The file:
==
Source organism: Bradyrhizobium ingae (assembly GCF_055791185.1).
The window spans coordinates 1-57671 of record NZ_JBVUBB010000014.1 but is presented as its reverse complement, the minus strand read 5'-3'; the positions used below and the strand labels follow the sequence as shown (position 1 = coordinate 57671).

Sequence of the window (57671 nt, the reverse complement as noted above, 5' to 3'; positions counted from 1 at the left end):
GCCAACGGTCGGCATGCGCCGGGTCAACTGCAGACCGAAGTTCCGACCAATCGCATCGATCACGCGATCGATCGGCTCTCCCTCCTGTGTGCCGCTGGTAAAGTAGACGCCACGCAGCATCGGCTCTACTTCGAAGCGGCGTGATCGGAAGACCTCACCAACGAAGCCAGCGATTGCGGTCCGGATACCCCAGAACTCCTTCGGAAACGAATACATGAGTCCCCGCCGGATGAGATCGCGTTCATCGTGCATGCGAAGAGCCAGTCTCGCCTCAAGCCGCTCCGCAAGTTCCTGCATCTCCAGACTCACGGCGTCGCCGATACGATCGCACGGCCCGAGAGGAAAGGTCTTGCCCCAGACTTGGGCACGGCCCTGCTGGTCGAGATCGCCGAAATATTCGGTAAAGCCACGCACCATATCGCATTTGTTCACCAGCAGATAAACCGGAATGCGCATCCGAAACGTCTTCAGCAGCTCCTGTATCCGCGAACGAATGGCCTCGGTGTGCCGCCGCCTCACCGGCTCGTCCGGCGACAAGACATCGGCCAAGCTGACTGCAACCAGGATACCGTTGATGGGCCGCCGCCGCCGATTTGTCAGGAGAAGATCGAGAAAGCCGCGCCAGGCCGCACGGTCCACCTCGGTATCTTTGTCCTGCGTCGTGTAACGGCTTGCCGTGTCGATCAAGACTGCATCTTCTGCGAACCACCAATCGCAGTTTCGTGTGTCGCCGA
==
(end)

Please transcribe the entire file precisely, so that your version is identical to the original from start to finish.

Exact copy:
Source organism: Bradyrhizobium ingae (assembly GCF_055791185.1).
The window spans coordinates 1-57671 of record NZ_JBVUBB010000014.1 but is presented as its reverse complement, the minus strand read 5'-3'; the positions used below and the strand labels follow the sequence as shown (position 1 = coordinate 57671).

Sequence of the window (57671 nt, the reverse complement as noted above, 5' to 3'; positions counted from 1 at the left end):
GCCAACGGTCGGCATGCGCCGGGTCAACTGCAGACCGAAGTTCCGACCAATCGCATCGATCACGCGATCGATCGGCTCTCCCTCCTGTGTGCCGCTGGTAAAGTAGACGCCACGCAGCATCGGCTCTACTTCGAAGCGGCGTGATCGGAAGACCTCACCAACGAAGCCAGCGATTGCGGTCCGGATACCCCAGAACTCCTTCGGAAACGAATACATGAGTCCCCGCCGGATGAGATCGCGTTCATCGTGCATGCGAAGAGCCAGTCTCGCCTCAAGCCGCTCCGCAAGTTCCTGCATCTCCAGACTCACGGCGTCGCCGATACGATCGCACGGCCCGAGAGGAAAGGTCTTGCCCCAGACTTGGGCACGGCCCTGCTGGTCGAGATCGCCGAAATATTCGGTAAAGCCACGCACCATATCGCATTTGTTCACCAGCAGATAAACCGGAATGCGCATCCGAAACGTCTTCAGCAGCTCCTGTATCCGCGAACGAATGGCCTCGGTGTGCCGCCGCCTCACCGGCTCGTCCGGCGACAAGACATCGGCCAAGCTGACTGCAACCAGGATACCGTTGATGGGCCGCCGCCGCCGATTTGTCAGGAGAAGATCGAGAAAGCCGCGCCAGGCCGCACGGTCCACCTCGGTATCTTTGTCCTGCGTCGTGTAACGGCTTGCCGTGTCGATCAAGACTGCATCTTCTGCGAACCACCAATCGCAGTTTCGTGTGTCGCCGA